The Story Behind the Stories: Anadromous Streams Petitions

There’s always more information than can fit in a single news story, and this is especially true of the ongoing Anadromous Streams Protection Ordinance. This week, the KSRM News Department investigated claims that petitions were being misused in the process of putting together the Anadromous Streams Ordinance.


Two groups have taken up the cause: Citizens 4 Responsible Waterfront Use have been adamant that the ordinance should be repealed. Cook Inletkeeper has more recently joined the debate, supporting the implementation of the ordinance.


During our conversations, each side explained how they view the other.


Bob Shavelson with Cook Inletkeeper…


Shavelson: “This whole conspiracy theory that they’re creating that there’s this shadow government in the United Nations that’s going to take away your property rights, that’s what’s fueling a lot of the hysteria here.”


Fred Braun is a member of the Ordinance Task Force and Citizens 4 Responsible Waterfront Use…


Braun: “You can compare it to just about anything that the Borough typically send notices out to property owners within a 300ft area that may be affected by a new zoning change, and this was def viewed as zoning, and because of that, that was our primary focus. It had to do with notification and the loss of private property without such.”


As mentioned, each group has a petition which supposedly names its supporters; however, during this investigation,we found individuals on both petitions who claimed they weren’t told the whole story, and they definitely would not have signed if they had known how their name would be used.


So, we asked Shavelson what his group told the 6,600 people who signed the petition which is being used to support the ordinance…


Shavelson: “There was two-fold. The first provision said: We’re signing this petition to ask our state and federal and local entities to enforce existing water quality protection laws and rules to ensure healthy salmon habitat. The second part of it was to ensure adequate riparian setbacks and intact river systems to maintain the habitat functions and values salmon need to survive.”


The complaint here was that the petition never specifically mentions the ordinance at all, but is more generally about the wellbeing of salmon.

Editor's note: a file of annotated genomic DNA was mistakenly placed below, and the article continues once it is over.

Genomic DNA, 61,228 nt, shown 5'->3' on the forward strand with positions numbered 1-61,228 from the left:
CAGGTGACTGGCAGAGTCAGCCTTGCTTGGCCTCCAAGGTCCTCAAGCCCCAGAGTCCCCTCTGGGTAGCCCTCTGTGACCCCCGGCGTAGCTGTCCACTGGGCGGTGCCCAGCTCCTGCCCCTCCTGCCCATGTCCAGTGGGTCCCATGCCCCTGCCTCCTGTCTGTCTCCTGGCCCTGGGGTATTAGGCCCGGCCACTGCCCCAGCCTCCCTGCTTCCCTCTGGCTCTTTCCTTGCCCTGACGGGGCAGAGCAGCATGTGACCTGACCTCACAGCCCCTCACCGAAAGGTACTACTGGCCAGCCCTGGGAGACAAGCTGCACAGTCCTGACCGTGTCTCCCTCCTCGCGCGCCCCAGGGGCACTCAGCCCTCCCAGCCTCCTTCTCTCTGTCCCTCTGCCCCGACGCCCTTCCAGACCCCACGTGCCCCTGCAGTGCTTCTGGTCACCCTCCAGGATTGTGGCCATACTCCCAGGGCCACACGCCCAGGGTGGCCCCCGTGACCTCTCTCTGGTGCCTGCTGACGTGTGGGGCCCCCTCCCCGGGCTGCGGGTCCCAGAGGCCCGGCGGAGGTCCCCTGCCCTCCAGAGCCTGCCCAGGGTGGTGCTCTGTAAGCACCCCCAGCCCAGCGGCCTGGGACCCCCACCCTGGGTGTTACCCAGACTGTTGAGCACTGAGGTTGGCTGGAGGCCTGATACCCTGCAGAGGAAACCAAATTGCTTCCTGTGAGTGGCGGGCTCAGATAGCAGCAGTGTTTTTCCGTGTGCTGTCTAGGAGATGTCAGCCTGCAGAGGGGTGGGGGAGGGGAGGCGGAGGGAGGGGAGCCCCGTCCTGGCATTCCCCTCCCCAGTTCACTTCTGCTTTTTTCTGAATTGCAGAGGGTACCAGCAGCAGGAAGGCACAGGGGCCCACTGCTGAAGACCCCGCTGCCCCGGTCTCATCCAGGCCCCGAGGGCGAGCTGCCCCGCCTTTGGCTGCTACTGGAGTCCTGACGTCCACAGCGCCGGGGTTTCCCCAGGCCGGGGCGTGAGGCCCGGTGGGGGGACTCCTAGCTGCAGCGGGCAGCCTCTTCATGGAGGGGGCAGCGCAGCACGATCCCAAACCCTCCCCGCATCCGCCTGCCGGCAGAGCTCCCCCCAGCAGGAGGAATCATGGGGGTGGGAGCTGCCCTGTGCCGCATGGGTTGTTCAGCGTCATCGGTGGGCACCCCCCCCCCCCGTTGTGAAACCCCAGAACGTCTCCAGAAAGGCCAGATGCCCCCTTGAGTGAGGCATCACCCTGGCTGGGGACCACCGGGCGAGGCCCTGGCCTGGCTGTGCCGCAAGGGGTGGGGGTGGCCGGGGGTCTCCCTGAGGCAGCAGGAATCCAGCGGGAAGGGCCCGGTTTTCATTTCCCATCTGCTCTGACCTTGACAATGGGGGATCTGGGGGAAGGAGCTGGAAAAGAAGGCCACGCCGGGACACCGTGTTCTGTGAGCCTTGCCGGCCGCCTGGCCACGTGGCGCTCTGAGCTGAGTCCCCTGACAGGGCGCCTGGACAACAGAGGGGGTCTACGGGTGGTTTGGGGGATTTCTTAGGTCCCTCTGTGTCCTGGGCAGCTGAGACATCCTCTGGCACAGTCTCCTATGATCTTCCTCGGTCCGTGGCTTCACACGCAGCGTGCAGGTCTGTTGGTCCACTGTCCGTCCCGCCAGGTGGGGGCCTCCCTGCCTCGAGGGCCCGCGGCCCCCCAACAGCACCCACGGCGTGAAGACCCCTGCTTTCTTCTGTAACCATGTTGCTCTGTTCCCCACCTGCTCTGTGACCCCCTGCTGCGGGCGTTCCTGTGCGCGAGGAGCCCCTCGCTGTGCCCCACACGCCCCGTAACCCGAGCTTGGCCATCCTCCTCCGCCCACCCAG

We then asked Fred Braun how his 2,000 signatures were informed…


Braun: “Well actually our group had a little flyer, a little hand out, that explained the reasons we were pushing for repeal and all of those questions were written on that hand out. I apologize, I don’t have a copy in front of me, but they’re certainly all over the place, and it had to do, I think, more with loss of private property rights; the fact that there was a ordinance passed without – we felt – proper notification, ask them how they felt about that.”


And the complaint on that side was that the information is false, or misleading, or fear-mongering.


It’s an issue which has dominated our headlines, and it seems even Assembly Members in charge of implementing the Ordinance are unclear as to how the majority of people in the Borough feel.


Some interesting numbers we’ve discovered during this investigation: roughly 200 people have attended recent town hall meetings about the ordinance, and a significant majority of those residents, some place it over 90 percent, are calling for a repeal.


Additionally, while the Cook Inletkeeper petition boasts three times the number of signatures as C4RWU, only 1,751 are residents of the Borough. When it’s broken down that way, the C4RWU petition has the greater number, but Inletkeeper insists the fish belong to all Alaskans, and even 600 non-Alaskans who signed the petition, not just those who live on the Peninsula.


However, Assembly Member Brent Johnson has pointed out during the last municipal election, three candidates pledged to repeal the ordinance, and only one was actually elected. That one, Kelly Wolf, was elected by the lowest voter turnout of any district  around 5 percent of voters, which indicated to Johnson that there really weren’t many people passionate about repealing the ordinance.


The next move is for the Ordinance Task Force to complete their meetings and deliver a recommendation to the Assembly. Borough Mike Mike Navarre expressed frustration over the process at this week’s meeting of the Assembly. The Mayor said he wished people would let the Task Force complete their meetings before pushing for a repeal…


KPB Mayor Navarre: “It doesn’t seem to be enough for people, they keep saying, ‘Do it now, do it now, do it now,’ and there’s a process. People have invested a great deal of time and effort at my request in order to go out and try to educate the public and my administration and the Assembly on the issue and maybe it’s best, which we’re talking about now, to just say, ‘You know what? We’re going to repeal 2011-12 and replace it with something else.’ That is in fact what we are going to do. I believe that’s what the Assembly’s going to do, I believe that’s what the Task Force is going to recommend.”


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